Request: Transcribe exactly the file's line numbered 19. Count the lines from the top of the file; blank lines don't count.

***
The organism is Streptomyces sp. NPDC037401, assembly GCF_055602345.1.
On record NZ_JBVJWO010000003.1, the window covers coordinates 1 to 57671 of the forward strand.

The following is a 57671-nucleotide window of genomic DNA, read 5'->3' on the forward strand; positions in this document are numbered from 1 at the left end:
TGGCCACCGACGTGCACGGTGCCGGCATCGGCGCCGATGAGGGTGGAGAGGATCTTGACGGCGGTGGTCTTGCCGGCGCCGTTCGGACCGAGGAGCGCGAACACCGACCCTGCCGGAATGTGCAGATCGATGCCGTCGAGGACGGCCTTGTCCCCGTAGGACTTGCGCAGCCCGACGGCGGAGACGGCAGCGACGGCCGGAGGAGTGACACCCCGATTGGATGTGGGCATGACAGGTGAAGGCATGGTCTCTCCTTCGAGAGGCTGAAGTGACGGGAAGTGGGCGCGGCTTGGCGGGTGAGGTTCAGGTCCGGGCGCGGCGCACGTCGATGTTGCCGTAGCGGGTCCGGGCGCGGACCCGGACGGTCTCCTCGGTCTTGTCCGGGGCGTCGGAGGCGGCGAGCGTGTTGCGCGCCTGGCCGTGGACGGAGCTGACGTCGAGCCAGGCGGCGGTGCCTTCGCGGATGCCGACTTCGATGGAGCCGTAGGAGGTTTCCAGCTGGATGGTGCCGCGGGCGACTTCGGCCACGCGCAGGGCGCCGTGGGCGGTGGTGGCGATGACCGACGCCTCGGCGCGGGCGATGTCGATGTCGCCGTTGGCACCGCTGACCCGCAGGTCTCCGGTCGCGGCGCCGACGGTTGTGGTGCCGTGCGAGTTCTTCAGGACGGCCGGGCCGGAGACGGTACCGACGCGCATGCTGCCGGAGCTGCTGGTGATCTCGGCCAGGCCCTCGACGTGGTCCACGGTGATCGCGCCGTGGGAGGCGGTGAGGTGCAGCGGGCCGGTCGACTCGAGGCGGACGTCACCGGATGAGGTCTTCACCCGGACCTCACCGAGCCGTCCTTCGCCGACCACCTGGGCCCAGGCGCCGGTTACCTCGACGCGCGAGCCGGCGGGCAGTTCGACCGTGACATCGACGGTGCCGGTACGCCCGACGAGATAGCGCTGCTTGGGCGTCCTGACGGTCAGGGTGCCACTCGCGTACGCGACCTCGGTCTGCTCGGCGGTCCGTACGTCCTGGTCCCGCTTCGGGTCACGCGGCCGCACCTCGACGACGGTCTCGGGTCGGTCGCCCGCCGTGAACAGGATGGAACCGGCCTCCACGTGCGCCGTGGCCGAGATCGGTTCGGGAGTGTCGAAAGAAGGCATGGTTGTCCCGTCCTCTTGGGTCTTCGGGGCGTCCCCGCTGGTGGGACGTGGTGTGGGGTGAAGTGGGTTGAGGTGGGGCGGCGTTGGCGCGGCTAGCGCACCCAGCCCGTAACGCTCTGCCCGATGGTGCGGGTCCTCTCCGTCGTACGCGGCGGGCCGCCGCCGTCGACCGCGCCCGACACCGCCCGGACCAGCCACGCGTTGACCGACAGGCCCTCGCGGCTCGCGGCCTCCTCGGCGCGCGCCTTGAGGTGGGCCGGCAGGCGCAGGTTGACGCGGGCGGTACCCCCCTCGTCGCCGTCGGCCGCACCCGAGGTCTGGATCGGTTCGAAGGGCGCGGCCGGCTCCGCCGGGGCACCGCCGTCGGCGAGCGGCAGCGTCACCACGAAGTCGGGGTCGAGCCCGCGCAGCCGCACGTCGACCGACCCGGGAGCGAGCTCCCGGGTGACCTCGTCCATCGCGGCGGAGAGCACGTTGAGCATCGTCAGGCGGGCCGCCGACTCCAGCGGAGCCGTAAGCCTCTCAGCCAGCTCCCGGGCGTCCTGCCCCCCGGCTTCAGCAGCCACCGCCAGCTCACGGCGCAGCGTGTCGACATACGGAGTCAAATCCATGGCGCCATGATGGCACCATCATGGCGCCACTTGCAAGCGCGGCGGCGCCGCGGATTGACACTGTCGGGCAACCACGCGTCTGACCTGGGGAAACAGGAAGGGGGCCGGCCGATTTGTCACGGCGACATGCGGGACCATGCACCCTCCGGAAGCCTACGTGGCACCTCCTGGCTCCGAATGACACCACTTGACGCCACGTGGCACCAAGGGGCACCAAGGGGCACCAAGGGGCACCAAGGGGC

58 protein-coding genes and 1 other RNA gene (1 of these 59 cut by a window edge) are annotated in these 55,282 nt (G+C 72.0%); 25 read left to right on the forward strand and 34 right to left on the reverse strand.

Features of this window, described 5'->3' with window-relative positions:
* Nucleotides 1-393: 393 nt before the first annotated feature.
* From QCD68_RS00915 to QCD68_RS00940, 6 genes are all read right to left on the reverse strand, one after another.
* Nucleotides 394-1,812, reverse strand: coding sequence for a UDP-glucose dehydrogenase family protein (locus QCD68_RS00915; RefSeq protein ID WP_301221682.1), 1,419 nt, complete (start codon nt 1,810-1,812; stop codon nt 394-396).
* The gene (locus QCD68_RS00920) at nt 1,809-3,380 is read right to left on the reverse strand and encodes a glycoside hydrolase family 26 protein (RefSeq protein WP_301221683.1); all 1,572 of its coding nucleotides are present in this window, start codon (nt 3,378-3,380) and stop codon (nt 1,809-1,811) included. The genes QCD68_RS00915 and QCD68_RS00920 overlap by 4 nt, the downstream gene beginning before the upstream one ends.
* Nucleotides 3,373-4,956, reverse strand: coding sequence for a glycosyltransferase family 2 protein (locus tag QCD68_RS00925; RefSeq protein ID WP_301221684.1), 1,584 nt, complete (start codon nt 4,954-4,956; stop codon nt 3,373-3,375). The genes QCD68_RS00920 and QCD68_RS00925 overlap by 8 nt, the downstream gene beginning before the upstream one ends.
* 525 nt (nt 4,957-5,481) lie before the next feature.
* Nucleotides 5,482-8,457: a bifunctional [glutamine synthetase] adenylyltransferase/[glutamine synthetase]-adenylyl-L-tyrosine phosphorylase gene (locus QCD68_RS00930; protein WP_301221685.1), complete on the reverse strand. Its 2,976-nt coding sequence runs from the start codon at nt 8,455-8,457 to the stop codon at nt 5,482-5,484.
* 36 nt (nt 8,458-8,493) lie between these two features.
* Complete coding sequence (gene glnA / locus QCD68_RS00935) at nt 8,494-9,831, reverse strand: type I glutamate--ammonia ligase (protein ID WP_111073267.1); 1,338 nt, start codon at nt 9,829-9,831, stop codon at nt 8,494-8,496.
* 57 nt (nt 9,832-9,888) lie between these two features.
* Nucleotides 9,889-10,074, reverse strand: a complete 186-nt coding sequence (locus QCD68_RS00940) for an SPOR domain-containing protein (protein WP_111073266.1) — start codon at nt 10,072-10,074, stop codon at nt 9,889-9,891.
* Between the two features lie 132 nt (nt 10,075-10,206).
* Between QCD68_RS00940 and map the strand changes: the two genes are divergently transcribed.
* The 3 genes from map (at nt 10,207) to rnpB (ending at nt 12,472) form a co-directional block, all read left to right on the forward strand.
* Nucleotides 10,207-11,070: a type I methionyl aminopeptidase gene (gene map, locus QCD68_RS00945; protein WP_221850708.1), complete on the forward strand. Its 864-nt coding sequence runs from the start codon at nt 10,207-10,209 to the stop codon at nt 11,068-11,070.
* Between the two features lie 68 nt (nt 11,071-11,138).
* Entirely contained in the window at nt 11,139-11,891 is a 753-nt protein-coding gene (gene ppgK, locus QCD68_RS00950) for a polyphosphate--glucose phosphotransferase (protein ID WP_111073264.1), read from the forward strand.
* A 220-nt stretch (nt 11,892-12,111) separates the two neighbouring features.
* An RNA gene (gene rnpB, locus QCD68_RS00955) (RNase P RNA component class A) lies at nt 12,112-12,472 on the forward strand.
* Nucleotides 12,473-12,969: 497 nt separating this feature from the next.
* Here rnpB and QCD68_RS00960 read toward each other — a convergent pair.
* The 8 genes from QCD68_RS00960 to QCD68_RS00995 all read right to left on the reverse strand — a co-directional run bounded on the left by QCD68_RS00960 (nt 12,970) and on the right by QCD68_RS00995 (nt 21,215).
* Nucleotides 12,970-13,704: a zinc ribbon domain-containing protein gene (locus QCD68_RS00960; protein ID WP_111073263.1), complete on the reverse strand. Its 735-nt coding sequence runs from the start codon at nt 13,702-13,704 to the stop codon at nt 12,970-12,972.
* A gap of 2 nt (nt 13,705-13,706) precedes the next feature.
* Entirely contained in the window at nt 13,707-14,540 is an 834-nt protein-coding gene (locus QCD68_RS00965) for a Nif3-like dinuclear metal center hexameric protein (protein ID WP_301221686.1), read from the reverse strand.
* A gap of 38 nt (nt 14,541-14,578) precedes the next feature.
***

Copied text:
* Between QCD68_RS00940 and map the strand changes: the two genes are divergently transcribed.